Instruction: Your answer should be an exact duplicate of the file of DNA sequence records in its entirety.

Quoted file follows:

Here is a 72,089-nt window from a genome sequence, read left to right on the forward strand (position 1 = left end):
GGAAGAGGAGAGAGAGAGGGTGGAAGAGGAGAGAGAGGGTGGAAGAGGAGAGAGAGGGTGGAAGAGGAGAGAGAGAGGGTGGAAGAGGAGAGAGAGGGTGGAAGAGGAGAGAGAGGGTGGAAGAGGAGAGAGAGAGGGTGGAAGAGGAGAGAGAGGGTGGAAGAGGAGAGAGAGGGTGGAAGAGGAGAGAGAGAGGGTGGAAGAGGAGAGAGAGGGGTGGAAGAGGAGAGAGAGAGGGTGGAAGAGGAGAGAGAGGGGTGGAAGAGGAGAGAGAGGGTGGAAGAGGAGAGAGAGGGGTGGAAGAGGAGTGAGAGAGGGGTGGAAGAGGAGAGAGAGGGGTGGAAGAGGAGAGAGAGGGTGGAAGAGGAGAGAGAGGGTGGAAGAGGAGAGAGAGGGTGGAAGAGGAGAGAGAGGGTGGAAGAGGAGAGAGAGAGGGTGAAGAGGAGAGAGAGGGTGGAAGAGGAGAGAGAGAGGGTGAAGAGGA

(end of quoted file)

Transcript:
Here is a 72,089-nt window from a genome sequence, read left to right on the forward strand (position 1 = left end):
GGAAGAGGAGAGAGAGAGGGTGGAAGAGGAGAGAGAGGGTGGAAGAGGAGAGAGAGGGTGGAAGAGGAGAGAGAGAGGGTGGAAGAGGAGAGAGAGGGTGGAAGAGGAGAGAGAGGGTGGAAGAGGAGAGAGAGAGGGTGGAAGAGGAGAGAGAGGGTGGAAGAGGAGAGAGAGGGTGGAAGAGGAGAGAGAGAGGGTGGAAGAGGAGAGAGAGGGGTGGAAGAGGAGAGAGAGAGGGTGGAAGAGGAGAGAGAGGGGTGGAAGAGGAGAGAGAGGGTGGAAGAGGAGAGAGAGGGGTGGAAGAGGAGTGAGAGAGGGGTGGAAGAGGAGAGAGAGGGGTGGAAGAGGAGAGAGAGGGTGGAAGAGGAGAGAGAGGGTGGAAGAGGAGAGAGAGGGTGGAAGAGGAGAGAGAGGGTGGAAGAGGAGAGAGAGAGGGTGAAGAGGAGAGAGAGGGTGGAAGAGGAGAGAGAGAGGGTGAAGAGGA